India has threatened to again break Australia's record winning streak after an inspired second-day performance stunned the home side in a scorching third cricket Test at the WACA Ground.

But where the Rahul Dravid and VVS Laxman bat-a-thon broke the run of 16 wins achieved by Steve Waugh's side in 2001, three fast bowlers defied a bouncy but foreign pitch to jeopardise the same winning streak of Ricky Ponting's men.

RP Singh, Irfan Pathan and Ishant Sharma scythed through Australia's top order, and aided by Anil Kumble's 600th wicket milestone, withstood on-field temperatures hovering in the 40s to bowl the home side out for 212 in just 50 overs.

That short stay gave Australia's bowlers barely a long enough rest from the heat, and India took their overall lead to 170 by reaching 1-52 batting again after a first-innings 330.

Stuart Clark removed Wasim Jaffer for 11, but the dangerous Virender Sehwag (29 not out) and nightwatchman Pathan (two not out) held firm to end a great day for the tourists, where 15 wickets fell.

On top of another streak-breaking loss to India, Australia face the prospect of dropping their first Test at home since Sourav Ganguly's side won in Adelaide in 2003.

Australian vice-captain Adam Gilchrist said the home side was focused on trying to get back into the match with the ball on Friday but admitted Thursday had been costly.

"We didn't play well, we started the day well (bowling) and then handed it back to them, the running in the game," he said.

"They bowled very well, swung the ball and it was one of those days where it feels we nicked everything and they played and missed at everything yesterday.

"But the facts are that they bowled enough balls in the right area and we chased them or didn't play the right shots.

"They've done well and they've dominated."

RP Singh (4-68), Pathan (2-63) and Sharma (2-34) extracted dangerous swing early and alarming bounce later to smash the top order and have Australia reeling at 5-61 after lunch.

Kumble also struck a telling blow, as his 600th wicket broke a century stand between Andrew Symonds and Gilchrist, whose counter-attack looked like returning the home side to level pegging.

From there, India clinically ended Australia's innings, and the measly resistance was their shortest since making 218 in 49.1 overs in their defeat to England at Trent Bridge in 2005 - Australia's last defeat.

Kumble was proud to reach the milestone and cap a superb career, which began almost 18 years ago as an unheralded spinner, and was also proud of the "brilliant" way his quicks bowled.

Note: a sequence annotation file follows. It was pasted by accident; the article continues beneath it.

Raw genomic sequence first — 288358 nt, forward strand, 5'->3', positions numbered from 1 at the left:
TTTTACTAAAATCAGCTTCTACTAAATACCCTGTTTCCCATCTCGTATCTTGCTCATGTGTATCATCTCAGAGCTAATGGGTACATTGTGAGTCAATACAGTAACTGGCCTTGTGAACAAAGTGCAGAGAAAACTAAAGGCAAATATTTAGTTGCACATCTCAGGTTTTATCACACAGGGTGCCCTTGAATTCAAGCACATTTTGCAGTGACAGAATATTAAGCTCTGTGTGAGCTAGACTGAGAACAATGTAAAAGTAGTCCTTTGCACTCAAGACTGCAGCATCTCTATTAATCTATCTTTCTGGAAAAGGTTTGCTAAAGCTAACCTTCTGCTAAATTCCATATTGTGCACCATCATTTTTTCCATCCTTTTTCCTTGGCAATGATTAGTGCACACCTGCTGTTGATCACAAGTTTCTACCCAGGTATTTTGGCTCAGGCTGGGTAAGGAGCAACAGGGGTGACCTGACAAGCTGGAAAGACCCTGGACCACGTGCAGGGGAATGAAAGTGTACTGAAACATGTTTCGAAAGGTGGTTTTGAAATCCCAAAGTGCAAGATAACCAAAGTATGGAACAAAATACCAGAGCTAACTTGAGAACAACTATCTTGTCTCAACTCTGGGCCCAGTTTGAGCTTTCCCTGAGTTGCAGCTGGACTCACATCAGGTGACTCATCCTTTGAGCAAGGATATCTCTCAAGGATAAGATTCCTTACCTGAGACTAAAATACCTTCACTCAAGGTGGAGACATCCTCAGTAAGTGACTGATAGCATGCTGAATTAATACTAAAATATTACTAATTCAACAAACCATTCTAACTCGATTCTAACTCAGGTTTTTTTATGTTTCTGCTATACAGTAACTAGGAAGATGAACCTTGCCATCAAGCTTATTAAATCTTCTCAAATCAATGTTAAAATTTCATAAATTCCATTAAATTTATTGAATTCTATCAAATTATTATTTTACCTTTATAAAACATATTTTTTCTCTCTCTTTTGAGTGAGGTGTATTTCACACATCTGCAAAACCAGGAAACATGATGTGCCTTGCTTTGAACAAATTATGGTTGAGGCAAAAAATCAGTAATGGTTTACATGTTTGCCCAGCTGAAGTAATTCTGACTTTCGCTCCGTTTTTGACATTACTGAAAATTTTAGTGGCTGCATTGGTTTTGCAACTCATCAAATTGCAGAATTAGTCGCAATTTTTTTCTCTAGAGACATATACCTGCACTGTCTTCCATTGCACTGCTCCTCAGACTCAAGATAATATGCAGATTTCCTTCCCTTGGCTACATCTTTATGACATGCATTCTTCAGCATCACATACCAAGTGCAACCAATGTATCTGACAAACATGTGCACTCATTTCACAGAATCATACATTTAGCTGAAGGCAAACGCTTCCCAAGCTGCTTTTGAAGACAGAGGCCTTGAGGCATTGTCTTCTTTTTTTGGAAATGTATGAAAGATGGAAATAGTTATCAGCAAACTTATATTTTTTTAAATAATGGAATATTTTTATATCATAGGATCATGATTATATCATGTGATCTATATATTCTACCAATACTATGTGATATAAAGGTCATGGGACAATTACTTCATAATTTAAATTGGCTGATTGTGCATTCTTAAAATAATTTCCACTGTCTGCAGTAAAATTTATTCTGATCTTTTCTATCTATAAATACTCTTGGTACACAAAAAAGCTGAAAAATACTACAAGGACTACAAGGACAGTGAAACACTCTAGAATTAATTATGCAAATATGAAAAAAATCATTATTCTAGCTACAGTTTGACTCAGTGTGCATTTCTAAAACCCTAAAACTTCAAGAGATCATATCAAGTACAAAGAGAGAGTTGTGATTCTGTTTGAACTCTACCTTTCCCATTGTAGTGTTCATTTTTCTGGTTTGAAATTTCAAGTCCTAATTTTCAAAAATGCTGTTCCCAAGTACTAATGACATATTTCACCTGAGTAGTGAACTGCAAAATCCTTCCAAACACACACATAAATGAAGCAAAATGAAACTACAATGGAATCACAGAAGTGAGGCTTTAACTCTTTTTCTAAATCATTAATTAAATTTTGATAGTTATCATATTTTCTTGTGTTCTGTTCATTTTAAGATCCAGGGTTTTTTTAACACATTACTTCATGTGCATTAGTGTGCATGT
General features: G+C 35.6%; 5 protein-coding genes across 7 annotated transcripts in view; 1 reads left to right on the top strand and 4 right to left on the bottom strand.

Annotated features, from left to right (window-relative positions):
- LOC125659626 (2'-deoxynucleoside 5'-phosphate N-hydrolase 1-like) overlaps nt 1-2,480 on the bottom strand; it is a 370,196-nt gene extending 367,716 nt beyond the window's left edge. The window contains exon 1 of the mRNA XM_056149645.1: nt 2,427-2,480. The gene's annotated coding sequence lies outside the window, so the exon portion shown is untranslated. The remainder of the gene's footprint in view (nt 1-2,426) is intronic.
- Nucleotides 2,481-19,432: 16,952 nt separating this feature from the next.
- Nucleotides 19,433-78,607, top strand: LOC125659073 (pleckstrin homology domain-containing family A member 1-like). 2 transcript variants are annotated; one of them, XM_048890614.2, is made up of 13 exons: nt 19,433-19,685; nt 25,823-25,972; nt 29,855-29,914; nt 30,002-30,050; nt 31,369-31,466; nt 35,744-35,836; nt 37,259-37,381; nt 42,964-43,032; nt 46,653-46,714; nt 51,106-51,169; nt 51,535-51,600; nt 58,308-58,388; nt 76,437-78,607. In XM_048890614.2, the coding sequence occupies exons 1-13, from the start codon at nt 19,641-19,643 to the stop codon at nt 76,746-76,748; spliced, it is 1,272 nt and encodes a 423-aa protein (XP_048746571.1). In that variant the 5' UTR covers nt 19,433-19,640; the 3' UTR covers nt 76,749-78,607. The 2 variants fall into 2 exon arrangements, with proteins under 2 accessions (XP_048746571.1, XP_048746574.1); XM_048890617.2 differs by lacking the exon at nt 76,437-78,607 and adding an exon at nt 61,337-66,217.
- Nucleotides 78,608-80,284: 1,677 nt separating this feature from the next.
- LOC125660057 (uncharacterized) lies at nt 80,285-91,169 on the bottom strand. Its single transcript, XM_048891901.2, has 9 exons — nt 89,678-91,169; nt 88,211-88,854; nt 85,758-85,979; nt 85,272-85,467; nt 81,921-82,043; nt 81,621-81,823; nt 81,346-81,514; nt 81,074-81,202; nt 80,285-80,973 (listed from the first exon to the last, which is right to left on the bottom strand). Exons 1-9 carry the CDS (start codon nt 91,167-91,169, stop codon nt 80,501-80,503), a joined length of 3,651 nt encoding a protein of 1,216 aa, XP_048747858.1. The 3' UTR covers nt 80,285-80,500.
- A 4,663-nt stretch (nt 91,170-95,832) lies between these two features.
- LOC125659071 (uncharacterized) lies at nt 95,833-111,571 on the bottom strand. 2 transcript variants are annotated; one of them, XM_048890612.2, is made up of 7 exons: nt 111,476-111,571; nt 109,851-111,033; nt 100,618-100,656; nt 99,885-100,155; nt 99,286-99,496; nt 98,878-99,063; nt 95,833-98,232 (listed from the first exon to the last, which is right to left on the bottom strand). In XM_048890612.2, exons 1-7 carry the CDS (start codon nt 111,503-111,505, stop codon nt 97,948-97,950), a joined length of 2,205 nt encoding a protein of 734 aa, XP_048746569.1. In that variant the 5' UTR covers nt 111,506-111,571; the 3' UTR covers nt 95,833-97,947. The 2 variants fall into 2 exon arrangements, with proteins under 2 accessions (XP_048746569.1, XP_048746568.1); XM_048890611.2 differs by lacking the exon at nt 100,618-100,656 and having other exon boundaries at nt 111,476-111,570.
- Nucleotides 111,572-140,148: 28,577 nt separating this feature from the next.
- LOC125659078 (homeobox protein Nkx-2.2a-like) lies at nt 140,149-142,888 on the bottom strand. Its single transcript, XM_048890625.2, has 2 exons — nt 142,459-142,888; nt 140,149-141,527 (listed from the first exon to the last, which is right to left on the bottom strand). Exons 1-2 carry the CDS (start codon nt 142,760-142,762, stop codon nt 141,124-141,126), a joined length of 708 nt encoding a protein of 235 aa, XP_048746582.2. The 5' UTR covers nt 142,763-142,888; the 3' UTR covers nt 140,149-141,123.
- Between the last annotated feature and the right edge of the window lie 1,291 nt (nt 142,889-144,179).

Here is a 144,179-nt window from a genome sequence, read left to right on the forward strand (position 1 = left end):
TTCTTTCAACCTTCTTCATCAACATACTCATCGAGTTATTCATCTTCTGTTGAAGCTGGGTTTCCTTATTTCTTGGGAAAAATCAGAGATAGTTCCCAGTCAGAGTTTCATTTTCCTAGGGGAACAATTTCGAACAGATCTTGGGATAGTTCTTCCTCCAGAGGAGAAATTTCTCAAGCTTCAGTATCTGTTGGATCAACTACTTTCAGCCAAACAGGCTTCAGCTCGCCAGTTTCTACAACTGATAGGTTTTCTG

"It's important that we played good cricket and we have done that the last two days, and it's important that we have a good day tomorrow," he said.

"If we do that tomorrow then we have a big chance to win this Test match."

In a decisive period in the first session, Pathan and RP Singh swung the ball across the left-handers to remove debutant Chris Rogers (four), Phil Jaques (eight) and Mike Hussey, for a first Test duck.

Sharma then had Ricky Ponting (20) and Michael Clarke (23) both caught behind the wicket, which gave the young beanpole his first success in this country after his luckless performance in Sydney.

Symonds, who made 66 from 70 balls, and Gilchrist, who made 55 from 61, added 102 from 104 balls, but Kumble ended that fightback with his slice of history.

He became the third bowler to reach the 600 mark, after fellow spinners Shane Warne and Muttiah Muralitharan, when he got a tickle off Symonds' bat, which flicked off Mahendra Singh Dhoni's gloves and lobbed to Dravid at slip.

RP Singh - the only member of this attack to command a place in India's first-choice pace line-up - then cleaned up to condemn Australia to their lowest score since making 199 against the World XI in October 2005.

The remainder of India's first innings was also swift, as they lost 4-2 in 17 balls against Clark and Mitchell Johnson, who returned career-best figures of 4-86.

The heat and frequent stops again made for a poor over-rate, as play was extended 30 minutes beyond the scheduled stumps, but 10 overs were left not bowled, after spectators were short-changed six on day one.

Only 76.2 overs were bowled, although there were two changes of innings.